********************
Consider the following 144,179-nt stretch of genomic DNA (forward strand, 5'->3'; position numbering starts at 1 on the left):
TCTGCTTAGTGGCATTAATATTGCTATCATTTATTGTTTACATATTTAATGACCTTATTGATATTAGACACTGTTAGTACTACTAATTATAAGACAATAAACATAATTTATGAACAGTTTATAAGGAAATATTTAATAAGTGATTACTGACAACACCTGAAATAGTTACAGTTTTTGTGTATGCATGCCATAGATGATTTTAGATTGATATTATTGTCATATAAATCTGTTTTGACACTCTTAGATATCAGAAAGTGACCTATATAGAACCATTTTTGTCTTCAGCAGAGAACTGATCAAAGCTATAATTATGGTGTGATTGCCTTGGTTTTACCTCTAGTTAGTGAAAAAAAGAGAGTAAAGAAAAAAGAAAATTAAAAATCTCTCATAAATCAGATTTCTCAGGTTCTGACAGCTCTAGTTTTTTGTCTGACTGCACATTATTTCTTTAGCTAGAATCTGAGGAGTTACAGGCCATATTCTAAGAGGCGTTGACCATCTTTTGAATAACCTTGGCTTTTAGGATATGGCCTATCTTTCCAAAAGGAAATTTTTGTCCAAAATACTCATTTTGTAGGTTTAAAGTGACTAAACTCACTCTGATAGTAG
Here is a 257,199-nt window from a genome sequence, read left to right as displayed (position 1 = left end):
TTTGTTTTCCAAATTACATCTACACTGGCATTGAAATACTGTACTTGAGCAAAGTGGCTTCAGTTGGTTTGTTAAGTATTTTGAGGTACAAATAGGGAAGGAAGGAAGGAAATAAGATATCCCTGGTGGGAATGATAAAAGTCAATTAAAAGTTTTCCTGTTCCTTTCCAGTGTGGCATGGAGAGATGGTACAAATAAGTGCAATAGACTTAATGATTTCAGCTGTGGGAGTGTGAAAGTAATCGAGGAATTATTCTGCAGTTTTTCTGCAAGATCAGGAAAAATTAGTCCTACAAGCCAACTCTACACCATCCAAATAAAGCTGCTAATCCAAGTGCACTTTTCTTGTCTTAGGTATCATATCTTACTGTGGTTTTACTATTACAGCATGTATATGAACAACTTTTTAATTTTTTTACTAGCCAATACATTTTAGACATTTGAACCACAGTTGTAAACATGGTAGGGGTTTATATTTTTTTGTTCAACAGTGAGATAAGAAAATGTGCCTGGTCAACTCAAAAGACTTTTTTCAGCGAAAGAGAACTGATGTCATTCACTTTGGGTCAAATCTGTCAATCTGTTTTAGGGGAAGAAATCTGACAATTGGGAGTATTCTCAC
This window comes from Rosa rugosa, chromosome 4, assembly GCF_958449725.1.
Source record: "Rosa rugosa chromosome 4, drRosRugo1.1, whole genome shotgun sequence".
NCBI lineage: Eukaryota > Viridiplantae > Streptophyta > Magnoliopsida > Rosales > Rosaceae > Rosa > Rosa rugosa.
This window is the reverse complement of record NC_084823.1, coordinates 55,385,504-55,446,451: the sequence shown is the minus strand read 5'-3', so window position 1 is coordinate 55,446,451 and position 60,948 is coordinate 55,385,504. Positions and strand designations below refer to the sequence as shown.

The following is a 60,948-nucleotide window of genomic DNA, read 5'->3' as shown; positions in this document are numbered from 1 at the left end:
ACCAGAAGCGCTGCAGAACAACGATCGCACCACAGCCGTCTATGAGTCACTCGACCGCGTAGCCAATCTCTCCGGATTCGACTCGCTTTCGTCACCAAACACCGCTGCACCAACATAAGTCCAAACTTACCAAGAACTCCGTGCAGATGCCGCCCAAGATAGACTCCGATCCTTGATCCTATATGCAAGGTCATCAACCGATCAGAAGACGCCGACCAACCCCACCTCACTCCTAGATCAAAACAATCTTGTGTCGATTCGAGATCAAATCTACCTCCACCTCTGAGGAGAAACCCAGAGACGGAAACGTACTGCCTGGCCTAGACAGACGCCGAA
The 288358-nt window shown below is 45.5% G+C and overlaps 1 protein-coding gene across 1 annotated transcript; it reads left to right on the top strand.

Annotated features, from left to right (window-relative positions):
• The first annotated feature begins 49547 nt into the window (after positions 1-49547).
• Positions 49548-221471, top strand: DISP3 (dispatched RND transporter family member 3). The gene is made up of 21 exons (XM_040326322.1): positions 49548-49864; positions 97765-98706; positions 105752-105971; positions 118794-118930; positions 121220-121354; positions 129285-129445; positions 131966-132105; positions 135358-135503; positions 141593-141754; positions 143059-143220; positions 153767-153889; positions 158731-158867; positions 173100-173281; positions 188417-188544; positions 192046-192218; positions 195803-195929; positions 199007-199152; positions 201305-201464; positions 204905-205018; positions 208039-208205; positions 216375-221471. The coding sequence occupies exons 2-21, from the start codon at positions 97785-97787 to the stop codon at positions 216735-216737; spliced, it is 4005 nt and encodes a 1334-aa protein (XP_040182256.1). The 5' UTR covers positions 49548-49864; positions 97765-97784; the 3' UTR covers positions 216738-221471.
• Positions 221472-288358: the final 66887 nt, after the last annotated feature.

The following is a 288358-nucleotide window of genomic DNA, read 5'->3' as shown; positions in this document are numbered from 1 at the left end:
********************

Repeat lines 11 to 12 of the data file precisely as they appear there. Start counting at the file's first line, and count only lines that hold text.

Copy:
The 288358-nt window shown below is 45.5% G+C and overlaps 1 protein-coding gene across 1 annotated transcript; it reads left to right on the top strand.

Annotated features, from left to right (window-relative positions):